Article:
The recent military agreement between Ghana and the United States basing of U.S military personnel, the admission of Morocco, a north African country into ECOWAS (Economic Community of West African States) and the consideration of Tunisia’s request to join the West African bloc brings to fore the fact that ECOWAS as a regional bloc no longer serves the interest of Nigeria.
We should not be in the business of pledging our financial resources to help countries just because as a regional giant we are expected to do so. We should not be sending our brave soldiers in a measure of devotion to defend West African countries on a whim just because as the regional giant Nigeria is by default expected to do so.Their sole duty of the Nigerian military is to defend the citizens of Nigerians who pay their salaries and owe allegiance to Nigeria, which Ghana, Sierra-leon, Gambia, Togo, etc do not.
For that reason among others. Nigeria should invoke whatever Article is required to withdraw from ECOWAS. The billions spent maintaining the regional bloc will be better spent on investments in infrastructure. As Africa’s biggest economy we should be aiming towards forging strategic economic ties with China, India, Brazil or the European Union, not playing petty big brother diplomacy.
The ECOWAS economic integration charter gives countries with a tiny GDP access to Nigeria’s $1 trillion economy and 200 million consumer market, the biggest consumer market in Africa, while Nigeria gets access to tiny, underdeveloped economies with a non-existent market.
Nigeria’s ECOWAS membership goes contrary to the 1999 amended constitutions policy of billions for subsidizing ECOWAS to serve Nigeria’s interest, but not one Naira for Empire or entangling alliances.
ECOWAS was established in May 28, 1974 not in self-defence, but to provide economic and military protection to West African countries not strong enough to fend off or resist big power bullying, which became apparent when France carried out several atomic bomb tests, not in France I Europe, but in West Africa. Exposing the people of Niger to harmful radiation.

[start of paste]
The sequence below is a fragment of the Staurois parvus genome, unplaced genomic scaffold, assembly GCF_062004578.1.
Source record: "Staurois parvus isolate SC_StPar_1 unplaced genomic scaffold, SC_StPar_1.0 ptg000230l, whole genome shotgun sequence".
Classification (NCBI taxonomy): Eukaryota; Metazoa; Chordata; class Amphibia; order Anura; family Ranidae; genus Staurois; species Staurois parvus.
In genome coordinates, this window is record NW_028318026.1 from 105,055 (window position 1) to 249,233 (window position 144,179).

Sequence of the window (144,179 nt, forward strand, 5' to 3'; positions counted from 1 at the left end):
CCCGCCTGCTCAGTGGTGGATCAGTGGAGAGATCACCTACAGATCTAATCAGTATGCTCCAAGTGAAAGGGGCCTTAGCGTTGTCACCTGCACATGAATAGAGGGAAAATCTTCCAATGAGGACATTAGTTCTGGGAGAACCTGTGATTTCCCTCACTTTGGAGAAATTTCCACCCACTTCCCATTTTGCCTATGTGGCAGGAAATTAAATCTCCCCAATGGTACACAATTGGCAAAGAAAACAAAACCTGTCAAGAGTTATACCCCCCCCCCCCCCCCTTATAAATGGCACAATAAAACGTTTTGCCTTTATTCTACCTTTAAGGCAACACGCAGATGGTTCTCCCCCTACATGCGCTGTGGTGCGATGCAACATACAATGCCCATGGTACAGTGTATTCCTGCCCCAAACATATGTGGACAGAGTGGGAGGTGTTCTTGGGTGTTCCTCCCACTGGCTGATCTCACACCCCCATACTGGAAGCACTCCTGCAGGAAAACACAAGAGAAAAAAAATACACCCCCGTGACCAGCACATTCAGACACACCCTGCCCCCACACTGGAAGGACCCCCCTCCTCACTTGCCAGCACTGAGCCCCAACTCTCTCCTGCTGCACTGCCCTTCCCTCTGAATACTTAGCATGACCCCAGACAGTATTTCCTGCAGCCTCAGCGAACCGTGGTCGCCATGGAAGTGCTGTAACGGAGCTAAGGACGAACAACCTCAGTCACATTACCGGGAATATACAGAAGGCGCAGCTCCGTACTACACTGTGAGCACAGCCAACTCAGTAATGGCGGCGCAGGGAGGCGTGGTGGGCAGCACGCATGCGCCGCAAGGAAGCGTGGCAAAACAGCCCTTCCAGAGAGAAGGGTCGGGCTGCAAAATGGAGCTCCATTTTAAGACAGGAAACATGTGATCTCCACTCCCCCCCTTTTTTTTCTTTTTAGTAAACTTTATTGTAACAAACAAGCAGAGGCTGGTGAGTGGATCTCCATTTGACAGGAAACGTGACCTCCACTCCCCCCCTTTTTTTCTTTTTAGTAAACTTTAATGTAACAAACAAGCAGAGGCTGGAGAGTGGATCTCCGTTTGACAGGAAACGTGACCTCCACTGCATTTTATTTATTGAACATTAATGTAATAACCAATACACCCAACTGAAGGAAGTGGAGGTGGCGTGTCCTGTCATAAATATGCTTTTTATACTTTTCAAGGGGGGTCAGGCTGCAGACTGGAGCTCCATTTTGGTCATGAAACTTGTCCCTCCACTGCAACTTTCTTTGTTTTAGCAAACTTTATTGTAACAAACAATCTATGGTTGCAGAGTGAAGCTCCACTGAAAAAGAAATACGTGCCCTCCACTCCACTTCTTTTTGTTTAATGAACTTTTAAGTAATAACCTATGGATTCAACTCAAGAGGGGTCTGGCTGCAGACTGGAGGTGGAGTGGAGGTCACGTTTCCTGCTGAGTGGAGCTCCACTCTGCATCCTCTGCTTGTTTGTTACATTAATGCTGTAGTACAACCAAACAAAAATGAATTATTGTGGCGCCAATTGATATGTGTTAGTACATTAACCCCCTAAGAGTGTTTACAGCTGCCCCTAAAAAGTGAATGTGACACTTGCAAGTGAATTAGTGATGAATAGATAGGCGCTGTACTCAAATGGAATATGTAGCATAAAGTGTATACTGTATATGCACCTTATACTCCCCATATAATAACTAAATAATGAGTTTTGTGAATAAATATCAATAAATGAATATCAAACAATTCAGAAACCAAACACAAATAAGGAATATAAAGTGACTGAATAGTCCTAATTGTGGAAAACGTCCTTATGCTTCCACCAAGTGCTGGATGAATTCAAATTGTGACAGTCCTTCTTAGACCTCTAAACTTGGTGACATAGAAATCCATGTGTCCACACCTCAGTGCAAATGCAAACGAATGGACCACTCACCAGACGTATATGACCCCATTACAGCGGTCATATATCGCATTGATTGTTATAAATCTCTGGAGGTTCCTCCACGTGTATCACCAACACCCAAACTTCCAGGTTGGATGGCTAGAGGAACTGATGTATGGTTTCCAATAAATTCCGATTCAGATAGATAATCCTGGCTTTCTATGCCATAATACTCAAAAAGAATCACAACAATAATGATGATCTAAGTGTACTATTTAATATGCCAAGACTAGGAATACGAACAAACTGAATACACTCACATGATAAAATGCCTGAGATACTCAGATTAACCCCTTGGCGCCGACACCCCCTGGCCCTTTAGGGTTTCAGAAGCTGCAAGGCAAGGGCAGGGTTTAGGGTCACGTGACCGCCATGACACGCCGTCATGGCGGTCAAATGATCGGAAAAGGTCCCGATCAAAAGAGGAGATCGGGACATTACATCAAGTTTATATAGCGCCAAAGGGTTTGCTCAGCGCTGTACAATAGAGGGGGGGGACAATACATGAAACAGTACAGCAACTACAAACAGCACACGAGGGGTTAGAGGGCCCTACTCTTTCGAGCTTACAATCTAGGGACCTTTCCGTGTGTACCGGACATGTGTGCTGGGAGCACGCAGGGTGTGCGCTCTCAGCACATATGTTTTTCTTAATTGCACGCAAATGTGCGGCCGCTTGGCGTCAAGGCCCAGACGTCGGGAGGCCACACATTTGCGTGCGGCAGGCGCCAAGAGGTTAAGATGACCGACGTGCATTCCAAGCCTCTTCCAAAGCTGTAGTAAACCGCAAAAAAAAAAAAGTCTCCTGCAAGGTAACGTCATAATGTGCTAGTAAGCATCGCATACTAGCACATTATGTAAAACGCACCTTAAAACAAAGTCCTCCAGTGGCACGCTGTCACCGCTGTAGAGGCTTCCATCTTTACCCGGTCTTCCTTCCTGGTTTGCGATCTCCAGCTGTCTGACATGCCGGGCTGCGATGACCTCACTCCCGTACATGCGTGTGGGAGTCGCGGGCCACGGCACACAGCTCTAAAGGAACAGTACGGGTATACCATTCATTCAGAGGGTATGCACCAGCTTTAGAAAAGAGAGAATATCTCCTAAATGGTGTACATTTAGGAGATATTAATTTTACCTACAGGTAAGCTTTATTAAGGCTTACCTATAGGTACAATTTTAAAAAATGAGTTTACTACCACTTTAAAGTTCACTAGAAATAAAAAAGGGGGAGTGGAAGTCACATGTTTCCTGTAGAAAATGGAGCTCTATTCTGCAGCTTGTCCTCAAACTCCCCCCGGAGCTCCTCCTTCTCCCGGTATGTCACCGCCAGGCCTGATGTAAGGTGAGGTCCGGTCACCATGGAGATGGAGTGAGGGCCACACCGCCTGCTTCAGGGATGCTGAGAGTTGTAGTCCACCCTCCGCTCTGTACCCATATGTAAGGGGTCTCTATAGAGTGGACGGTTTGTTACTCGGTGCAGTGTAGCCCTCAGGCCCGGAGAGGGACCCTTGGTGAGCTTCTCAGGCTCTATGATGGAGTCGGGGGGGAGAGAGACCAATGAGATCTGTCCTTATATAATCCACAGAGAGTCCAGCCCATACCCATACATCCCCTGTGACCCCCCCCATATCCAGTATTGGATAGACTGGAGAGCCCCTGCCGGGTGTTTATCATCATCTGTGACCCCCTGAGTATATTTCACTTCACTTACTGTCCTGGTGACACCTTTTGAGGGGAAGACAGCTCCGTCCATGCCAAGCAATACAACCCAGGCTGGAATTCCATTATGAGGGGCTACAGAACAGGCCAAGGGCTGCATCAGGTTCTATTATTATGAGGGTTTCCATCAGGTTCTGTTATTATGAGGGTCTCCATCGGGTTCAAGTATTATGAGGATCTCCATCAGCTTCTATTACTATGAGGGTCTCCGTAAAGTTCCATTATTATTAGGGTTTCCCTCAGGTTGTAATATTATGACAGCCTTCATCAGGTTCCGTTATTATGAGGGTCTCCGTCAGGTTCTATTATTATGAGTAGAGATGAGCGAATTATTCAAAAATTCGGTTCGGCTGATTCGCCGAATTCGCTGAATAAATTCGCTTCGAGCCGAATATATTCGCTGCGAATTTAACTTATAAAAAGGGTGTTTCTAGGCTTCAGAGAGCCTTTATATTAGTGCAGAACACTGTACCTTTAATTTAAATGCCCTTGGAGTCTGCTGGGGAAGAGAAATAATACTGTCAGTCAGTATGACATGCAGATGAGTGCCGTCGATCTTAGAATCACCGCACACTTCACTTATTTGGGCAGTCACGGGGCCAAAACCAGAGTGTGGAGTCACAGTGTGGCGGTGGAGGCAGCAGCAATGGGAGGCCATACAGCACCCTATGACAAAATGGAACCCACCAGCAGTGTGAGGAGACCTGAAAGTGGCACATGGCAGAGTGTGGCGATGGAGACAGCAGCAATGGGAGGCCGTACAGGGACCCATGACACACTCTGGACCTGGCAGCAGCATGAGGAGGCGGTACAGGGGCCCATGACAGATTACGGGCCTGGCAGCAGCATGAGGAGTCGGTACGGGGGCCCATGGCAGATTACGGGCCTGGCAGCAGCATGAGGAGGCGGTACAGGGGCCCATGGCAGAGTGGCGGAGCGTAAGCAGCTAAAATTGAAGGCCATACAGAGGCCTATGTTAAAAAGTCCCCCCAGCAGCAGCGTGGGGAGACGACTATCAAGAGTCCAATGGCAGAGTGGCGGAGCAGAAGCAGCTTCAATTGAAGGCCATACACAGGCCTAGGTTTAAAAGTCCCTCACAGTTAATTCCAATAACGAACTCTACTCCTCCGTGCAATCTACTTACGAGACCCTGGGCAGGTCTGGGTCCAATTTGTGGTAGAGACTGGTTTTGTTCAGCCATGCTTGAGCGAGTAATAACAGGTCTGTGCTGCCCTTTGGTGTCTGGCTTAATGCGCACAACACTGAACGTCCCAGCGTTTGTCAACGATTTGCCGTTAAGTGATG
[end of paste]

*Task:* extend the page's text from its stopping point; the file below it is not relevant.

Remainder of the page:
Nigeria’s sense of brotherhood morphed into making West Africa safe for democracy by employing Nigeria’s powerful military, not unilaterally but under the auspices of ECOWAS to defend every member state from internal and external aggression.
As we can see self-defence did not push us into joining ECOWAS. In 1975 we were the most militarily and economically dominant nation in black Africa. Nigeria’s currency was running neck and neck with the British pounds, higher than the U.S dollar. The oil glut made Nigeria incredibly rich. Nigeria emerged from civil war stronger and richer.
Nigeria created ECOWAS as part of a gratuitous, preoccupation with containing the imperialist drive of colonial powers who, despite granting independence refused to leave their colonies alone. Secure in her oil wealth Nigeria was not vulnerable to economic imperialism.
The cost of subsidizing the security of the region Bloc is astonishing. Nigeria for instance spent $10 billion in a five-year period restoring peace to two ECOWAS member states in a civil war that had spilled into one country and threatened to expand into other member states. In January 2017 the Nigerian government spent $300 million to restore democracy in the Gambia.
ECOWAS enabled Nigeria to dominate West Africa. We were ECOWAS’s torso, while West Africans were ECOWAS’s limbs. As of this writing Nigeria accounts for 75 percent of ECOWAS’s budget and has soldiers, teachers, health experts, lawyers scattered across member states helping them develop.
ECOWAS marked an unprecedented break in African history. Not only was it the first fully integrated alliance ever, but it was the first time could practice its long-held foreign policy of Africa being the centre peace, by promoting and preserving peace everywhere in the West Africa.